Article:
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Here are a dozen more facts about everyone’s favourite bean

Coffee Culture in South Africa has evolved from the days when a mixture of chicory and coffee was deemed just fine. Now we’re up there with the rest of the world.


We know our lattés from our cappuccinos; our Americanos from our macchiatos; a barista from an amateur.

Coffee tree fruit are referred to as cherries and, depending on the cultivar can be red or yellow.
Coffee trees grow well in sun but prefer shade and thus can grow in forests without indigenous trees being felled.
Being thirsty trees, they require a lot of water and in times of drought have to be irrigated.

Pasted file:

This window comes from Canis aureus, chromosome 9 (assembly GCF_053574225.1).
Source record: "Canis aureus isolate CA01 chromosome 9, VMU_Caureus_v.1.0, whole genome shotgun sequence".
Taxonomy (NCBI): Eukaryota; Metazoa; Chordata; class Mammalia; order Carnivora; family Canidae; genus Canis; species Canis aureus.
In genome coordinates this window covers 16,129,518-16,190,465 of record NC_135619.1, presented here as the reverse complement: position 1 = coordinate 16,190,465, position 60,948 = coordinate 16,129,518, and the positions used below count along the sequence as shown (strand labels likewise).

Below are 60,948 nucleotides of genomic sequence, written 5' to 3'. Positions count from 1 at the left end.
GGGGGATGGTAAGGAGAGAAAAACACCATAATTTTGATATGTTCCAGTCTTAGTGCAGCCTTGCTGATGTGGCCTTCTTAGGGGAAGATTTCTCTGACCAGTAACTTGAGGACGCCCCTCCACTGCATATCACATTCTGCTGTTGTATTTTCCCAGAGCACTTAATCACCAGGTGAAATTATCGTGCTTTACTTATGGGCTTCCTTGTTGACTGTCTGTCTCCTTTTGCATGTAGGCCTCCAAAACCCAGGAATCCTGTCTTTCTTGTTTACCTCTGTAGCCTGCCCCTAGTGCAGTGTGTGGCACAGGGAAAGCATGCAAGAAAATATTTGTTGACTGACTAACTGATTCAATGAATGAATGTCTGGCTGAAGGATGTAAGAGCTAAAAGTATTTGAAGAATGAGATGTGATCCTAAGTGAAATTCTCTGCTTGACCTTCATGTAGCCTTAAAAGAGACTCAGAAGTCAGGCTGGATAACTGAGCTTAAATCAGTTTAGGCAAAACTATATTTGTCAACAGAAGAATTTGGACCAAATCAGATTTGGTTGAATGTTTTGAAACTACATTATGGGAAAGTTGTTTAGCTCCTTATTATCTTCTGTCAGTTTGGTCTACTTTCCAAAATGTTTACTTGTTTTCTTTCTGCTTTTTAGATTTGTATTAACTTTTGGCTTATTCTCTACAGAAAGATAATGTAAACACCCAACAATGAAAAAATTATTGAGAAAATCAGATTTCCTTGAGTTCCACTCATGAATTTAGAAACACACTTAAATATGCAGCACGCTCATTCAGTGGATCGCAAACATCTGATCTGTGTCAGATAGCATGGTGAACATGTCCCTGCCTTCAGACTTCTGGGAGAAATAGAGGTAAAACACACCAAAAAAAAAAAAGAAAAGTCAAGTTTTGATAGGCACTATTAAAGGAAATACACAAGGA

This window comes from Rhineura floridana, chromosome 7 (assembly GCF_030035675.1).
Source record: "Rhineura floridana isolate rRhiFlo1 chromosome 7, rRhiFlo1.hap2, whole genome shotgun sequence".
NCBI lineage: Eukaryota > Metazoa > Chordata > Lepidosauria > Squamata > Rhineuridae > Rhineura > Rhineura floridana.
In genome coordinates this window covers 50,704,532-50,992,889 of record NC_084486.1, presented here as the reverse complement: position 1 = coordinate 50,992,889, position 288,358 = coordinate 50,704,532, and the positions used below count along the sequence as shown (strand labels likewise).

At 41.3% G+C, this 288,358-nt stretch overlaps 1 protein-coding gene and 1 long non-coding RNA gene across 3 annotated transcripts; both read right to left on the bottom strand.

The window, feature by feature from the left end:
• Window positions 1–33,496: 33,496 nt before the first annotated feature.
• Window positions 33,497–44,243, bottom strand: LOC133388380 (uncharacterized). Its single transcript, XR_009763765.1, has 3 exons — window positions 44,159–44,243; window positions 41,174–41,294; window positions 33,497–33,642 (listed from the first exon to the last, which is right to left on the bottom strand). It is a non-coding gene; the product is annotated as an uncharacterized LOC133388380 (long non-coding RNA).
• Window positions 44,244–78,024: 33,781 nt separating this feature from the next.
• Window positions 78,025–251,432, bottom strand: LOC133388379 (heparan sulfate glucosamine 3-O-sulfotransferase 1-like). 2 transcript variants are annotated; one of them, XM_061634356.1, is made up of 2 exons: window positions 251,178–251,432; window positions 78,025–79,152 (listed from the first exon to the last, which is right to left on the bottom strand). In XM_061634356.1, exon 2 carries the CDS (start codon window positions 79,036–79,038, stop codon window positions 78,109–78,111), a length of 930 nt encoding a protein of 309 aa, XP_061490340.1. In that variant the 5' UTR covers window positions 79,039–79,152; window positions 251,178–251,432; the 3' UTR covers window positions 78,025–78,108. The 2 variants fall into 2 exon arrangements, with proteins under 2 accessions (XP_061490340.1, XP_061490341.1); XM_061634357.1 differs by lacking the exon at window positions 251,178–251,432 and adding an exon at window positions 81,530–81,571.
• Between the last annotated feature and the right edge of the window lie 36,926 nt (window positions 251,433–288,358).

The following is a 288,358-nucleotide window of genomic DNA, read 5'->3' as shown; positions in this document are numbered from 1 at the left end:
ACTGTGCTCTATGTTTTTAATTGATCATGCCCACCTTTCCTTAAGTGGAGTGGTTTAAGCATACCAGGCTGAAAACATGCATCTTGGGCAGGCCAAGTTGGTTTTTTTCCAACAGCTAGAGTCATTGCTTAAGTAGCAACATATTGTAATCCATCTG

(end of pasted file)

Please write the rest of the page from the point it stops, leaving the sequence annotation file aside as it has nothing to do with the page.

The flowers smell like Gardenias.
Roasting brings out the tantalising aroma of coffee.
After the sticky fruit pulp – the mucilage – has been removed from the cherries through soaking and fermenting – the beans are spread on drying racks where they remain for up to three weeks.
Once the beans are dry, they’re put through a machine to remove the shells before they’re sorted into sizes then roasted.
Raw/green coffee beans do not taste good!
Roasting causes pyrolysis that breaks down fats and carbohydrates into the oils that provide the aroma and most of the taste of coffee.
Owner of Assagay Coffee Farm in KZN, Rick James says that coffee is indigenous to Ethiopia where it was first drunk in the 1400’s. When the Arabs arrived, they began to trade coffee on the Spice Route and called it Arabic, hence the name Arabica.
Arabica coffee is considered superior to Robusta which is higher in caffeine, more bitter, and is used to make instant coffee.
Coffee drunk in moderation is considered to have beneficial properties. For one thing it’s high in antioxidants. Also, says Rick James, studies show it helps with weight loss and in preventing Alzheimer’s and Parkinson’s disease.


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